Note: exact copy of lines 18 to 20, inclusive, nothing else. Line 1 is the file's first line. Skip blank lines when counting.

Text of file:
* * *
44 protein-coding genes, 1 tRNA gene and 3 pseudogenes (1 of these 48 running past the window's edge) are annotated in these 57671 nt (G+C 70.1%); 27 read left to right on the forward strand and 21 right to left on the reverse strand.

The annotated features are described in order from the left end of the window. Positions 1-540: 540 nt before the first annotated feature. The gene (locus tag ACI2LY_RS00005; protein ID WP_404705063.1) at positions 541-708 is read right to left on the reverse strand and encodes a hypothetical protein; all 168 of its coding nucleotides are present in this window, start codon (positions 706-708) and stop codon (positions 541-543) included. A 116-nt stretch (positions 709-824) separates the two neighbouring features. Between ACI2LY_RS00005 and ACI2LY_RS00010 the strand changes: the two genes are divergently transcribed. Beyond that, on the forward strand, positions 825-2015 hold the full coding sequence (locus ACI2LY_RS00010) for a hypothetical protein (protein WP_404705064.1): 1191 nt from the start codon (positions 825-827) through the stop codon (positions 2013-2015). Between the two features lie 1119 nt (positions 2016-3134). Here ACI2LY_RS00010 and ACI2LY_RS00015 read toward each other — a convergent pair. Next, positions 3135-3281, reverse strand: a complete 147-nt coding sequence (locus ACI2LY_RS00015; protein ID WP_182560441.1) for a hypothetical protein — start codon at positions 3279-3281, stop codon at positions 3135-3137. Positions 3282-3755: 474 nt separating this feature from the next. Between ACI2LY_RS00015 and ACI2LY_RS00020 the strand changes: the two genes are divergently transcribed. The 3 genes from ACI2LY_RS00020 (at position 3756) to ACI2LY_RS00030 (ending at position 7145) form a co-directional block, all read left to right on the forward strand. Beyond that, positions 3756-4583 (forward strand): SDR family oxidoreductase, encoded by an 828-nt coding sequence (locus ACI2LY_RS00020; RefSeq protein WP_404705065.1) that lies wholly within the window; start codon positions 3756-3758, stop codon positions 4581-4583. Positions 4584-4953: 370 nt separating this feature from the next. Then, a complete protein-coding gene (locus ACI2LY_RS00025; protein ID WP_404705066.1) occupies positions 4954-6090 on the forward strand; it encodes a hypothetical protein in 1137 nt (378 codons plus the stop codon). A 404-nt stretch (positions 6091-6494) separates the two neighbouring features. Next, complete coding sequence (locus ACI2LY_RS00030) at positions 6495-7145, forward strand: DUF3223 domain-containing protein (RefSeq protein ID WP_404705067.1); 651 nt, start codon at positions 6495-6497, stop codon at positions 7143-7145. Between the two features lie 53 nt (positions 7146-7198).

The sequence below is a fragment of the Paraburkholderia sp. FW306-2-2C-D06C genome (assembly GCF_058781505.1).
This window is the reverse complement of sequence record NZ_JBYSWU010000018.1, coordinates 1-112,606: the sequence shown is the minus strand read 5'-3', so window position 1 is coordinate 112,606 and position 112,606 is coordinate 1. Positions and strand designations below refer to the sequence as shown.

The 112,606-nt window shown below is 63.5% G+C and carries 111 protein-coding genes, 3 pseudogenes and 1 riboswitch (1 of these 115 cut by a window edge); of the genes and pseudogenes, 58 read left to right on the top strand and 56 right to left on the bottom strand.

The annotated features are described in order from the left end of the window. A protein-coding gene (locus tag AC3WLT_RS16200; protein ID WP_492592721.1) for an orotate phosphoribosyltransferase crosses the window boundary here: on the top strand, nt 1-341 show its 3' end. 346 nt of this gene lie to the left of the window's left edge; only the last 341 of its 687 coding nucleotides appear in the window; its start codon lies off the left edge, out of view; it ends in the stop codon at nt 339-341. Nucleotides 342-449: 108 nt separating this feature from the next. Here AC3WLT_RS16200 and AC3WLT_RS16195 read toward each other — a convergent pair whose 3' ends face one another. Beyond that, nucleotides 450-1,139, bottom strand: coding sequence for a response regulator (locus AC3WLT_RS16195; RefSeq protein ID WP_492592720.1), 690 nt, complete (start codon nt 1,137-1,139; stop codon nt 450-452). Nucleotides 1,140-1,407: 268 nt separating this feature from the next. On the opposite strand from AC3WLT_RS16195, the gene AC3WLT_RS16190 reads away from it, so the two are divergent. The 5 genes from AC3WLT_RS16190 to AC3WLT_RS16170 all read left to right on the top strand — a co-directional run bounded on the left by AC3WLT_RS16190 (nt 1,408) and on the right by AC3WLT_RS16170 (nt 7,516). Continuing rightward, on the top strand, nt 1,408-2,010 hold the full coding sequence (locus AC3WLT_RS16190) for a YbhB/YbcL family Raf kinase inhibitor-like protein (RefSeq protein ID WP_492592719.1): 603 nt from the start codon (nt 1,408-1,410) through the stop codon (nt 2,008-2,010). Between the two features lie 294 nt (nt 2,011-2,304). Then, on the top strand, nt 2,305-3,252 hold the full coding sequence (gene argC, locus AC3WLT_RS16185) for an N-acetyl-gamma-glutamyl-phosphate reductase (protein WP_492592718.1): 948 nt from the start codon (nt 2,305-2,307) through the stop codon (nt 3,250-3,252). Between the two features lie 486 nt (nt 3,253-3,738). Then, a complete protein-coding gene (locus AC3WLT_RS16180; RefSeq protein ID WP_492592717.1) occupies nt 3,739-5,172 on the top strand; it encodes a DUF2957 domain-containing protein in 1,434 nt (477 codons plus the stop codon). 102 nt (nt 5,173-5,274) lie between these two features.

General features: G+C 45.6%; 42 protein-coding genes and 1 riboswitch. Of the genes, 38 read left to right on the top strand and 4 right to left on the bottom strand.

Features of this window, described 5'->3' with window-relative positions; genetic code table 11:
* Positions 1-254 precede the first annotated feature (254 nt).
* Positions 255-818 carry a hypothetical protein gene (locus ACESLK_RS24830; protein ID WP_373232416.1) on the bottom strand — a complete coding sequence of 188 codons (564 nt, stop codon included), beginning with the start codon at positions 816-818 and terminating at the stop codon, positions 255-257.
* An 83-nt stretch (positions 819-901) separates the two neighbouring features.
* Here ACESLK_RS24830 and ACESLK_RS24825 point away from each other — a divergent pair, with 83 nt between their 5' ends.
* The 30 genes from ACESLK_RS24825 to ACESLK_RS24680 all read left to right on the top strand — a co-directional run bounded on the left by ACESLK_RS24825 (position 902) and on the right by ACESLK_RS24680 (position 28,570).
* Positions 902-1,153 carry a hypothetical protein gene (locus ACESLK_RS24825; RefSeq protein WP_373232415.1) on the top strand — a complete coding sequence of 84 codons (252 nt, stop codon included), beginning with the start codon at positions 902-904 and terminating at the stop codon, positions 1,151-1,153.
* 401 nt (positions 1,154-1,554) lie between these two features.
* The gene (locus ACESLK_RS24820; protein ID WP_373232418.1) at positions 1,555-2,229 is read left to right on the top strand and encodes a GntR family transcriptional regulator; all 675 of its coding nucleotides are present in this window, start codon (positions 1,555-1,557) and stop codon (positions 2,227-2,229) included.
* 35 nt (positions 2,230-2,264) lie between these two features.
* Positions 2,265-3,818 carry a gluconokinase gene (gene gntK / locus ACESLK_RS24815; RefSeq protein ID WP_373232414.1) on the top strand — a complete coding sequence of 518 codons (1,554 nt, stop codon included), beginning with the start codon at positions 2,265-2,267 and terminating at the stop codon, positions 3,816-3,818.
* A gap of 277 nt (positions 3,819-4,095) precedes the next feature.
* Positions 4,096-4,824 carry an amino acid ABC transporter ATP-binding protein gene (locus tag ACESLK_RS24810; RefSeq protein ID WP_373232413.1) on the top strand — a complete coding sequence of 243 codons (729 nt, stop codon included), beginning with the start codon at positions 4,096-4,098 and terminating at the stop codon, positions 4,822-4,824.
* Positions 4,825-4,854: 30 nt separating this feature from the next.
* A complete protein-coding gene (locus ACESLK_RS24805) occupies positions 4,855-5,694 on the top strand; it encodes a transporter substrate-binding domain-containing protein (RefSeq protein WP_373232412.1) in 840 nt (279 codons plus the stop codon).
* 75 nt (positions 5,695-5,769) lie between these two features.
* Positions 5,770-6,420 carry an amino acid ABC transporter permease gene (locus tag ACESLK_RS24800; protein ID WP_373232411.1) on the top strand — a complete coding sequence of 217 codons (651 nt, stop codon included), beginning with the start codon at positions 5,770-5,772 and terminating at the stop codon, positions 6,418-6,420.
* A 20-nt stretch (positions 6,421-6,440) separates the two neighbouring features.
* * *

* Positions 2,265-3,818 carry a gluconokinase gene (gene gntK / locus ACESLK_RS24815; RefSeq protein ID WP_373232414.1) on the top strand — a complete coding sequence of 518 codons (1,554 nt, stop codon included), beginning with the start codon at positions 2,265-2,267 and terminating at the stop codon, positions 3,816-3,818.
* A gap of 277 nt (positions 3,819-4,095) precedes the next feature.
* Positions 4,096-4,824 carry an amino acid ABC transporter ATP-binding protein gene (locus tag ACESLK_RS24810; RefSeq protein ID WP_373232413.1) on the top strand — a complete coding sequence of 243 codons (729 nt, stop codon included), beginning with the start codon at positions 4,096-4,098 and terminating at the stop codon, positions 4,822-4,824.